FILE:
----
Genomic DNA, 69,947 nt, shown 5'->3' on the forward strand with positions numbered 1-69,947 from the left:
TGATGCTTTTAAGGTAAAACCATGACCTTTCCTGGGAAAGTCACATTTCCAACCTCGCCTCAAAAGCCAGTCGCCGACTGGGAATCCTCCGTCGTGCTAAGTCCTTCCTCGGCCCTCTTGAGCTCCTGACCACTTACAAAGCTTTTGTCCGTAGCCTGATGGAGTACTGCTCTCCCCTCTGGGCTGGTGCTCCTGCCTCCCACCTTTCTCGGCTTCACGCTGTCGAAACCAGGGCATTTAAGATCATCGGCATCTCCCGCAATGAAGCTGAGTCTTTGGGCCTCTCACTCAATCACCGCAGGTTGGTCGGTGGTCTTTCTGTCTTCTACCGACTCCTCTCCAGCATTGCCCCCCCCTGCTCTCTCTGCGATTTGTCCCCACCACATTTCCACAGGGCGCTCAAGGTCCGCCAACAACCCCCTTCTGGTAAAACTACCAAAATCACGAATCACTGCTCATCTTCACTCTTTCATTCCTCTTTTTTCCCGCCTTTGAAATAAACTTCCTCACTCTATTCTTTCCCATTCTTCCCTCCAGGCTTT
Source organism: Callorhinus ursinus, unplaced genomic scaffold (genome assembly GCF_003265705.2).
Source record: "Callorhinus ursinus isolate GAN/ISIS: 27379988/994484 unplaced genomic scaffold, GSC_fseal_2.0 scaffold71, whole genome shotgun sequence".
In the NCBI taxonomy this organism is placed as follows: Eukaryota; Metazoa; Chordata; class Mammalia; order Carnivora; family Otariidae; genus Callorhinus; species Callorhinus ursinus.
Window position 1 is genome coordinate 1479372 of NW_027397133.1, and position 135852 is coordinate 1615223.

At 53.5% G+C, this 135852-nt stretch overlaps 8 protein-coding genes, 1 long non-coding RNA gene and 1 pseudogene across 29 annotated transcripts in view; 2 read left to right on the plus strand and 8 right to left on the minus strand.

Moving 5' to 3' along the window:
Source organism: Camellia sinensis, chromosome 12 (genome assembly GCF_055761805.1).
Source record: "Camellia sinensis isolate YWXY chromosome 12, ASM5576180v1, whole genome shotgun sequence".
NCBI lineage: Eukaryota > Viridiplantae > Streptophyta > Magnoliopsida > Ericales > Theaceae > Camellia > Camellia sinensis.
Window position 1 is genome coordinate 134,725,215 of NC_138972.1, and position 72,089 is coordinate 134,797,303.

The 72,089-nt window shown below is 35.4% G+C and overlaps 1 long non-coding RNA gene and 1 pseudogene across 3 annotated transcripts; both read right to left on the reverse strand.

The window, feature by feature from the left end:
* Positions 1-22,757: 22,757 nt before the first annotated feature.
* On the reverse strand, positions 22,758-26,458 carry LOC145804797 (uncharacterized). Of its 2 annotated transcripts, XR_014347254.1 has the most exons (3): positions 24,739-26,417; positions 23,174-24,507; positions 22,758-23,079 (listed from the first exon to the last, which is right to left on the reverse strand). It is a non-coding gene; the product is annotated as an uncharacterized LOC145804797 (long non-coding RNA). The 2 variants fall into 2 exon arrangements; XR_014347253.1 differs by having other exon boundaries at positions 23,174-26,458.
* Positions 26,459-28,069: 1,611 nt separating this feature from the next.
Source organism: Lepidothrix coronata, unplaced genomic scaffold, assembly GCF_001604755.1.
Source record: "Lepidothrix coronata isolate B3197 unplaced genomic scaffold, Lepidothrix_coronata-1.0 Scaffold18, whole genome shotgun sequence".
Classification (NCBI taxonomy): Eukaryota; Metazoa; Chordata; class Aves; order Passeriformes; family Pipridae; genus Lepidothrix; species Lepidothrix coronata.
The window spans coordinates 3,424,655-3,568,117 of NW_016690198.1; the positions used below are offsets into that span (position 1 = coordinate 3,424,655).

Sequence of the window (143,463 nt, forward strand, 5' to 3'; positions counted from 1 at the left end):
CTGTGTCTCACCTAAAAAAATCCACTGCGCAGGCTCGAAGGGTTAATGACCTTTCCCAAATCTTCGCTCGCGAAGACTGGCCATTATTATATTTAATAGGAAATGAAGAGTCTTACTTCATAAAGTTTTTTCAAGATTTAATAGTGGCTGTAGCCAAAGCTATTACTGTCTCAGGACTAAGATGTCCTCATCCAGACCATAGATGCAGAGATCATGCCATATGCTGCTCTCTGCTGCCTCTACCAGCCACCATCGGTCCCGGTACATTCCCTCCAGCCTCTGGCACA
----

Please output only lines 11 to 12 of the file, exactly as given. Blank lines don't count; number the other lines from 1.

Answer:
NCBI lineage: Eukaryota > Viridiplantae > Streptophyta > Magnoliopsida > Ericales > Theaceae > Camellia > Camellia sinensis.
Window position 1 is genome coordinate 134,725,215 of NC_138972.1, and position 72,089 is coordinate 134,797,303.